It is true that the book does feature a kind of protracted meditation upon complicity in oppression, the magistrate is impotent to prevent or challenge petty cruelties let alone what the central authority's bureau can cook up in the pursuit of their imagined threats to the empire. The bureau first arrives, disturbing the peace of the frontier, on a kind of fact finding mission, whose aftermath leaves in its wake a victim, or survivor, with whom the magistrate interacts, beginning the story proper, the second appearence of the bureau heralds developments which will bring the story towards its conclusion. At first the bureau is confirming a threat and finally seeking to decisively remove it. The conceit and cruelty of ranking officialdom is portrayed in contrast with the humane, embattled, some what befuddled even, magistrate whose preoccupations and concerns are personal and seemingly trivial. While seemingly conflicted in his choices, very possibly investing some of them, such as a hobby excavating ruins or dreams about the bureau's victims, with greater than warranted significance, the magistrate's motif is decency.

This, for me, was not the crowning achievement of the novel though. What the author manages to do is to create a truly alien 'other', or counterpart to the known, in the minds of his characters and narrator. That is, the barbarian 'other' is portrayed from the imaginings of the narrator and those like himself that are part of the Empire. These characters perfectly fail to properly understand the 'other', which remains alien to them throughout. While the magistrate's expectations prove less wide of the mark to those of the Empire's bureau men it is clear that he does share their thinking. He differs only in believing that the barbarians while not a threat presently will prove a threat eventually, if only in retaliation to the Bureau's offensive.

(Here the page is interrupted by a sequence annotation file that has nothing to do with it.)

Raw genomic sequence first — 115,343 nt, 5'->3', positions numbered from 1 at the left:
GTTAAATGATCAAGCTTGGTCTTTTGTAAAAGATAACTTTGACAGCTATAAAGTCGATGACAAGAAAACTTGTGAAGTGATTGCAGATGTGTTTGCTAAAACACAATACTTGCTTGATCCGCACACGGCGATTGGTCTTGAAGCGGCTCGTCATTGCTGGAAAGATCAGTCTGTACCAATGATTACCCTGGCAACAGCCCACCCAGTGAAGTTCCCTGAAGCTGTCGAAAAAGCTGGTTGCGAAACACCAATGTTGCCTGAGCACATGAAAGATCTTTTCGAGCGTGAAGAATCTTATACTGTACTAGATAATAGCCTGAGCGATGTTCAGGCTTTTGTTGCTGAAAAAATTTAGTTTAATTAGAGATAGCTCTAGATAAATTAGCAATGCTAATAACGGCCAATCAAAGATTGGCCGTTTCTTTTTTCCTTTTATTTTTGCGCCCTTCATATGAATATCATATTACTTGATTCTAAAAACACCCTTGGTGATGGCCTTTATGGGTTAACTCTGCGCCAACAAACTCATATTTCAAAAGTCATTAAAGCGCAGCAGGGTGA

It did not fail to register with me that this was not an accurate picture of the barbarian others as they were actually known, nomads, uninterested in the Empire's frontier and taking nothing to do with it. Rather this was a mirror image of the Empire itself. Those awaiting a barbarian invasion, either immanent or eventually, were only projecting upon the 'other' what the Empire was itself engaged in all along. It is the Empire which is encroaching upon the nomads lands, it is the Empire which captures, tortures and kills, it is the Empire which to all intents and purposes is behaving in the most uncivilised and barbaric ways.

That is what made this such a great book for me, I can honestly say that I've not enjoyed reading a book as much since discovering Orwell's social realist style of journalism and first person accounts some ten plus years ago. A very thought provoking book, which even if you dont appreciate it for the same reasons as myself you are bound to find interesting for its sympathetic character development or closely observed social realism. I'm only sorry that I finished it so soon.
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Waiting for the Barbarians
Waiting for the Barbarians by J. M. Coetzee (Paperback - 12 May 1997)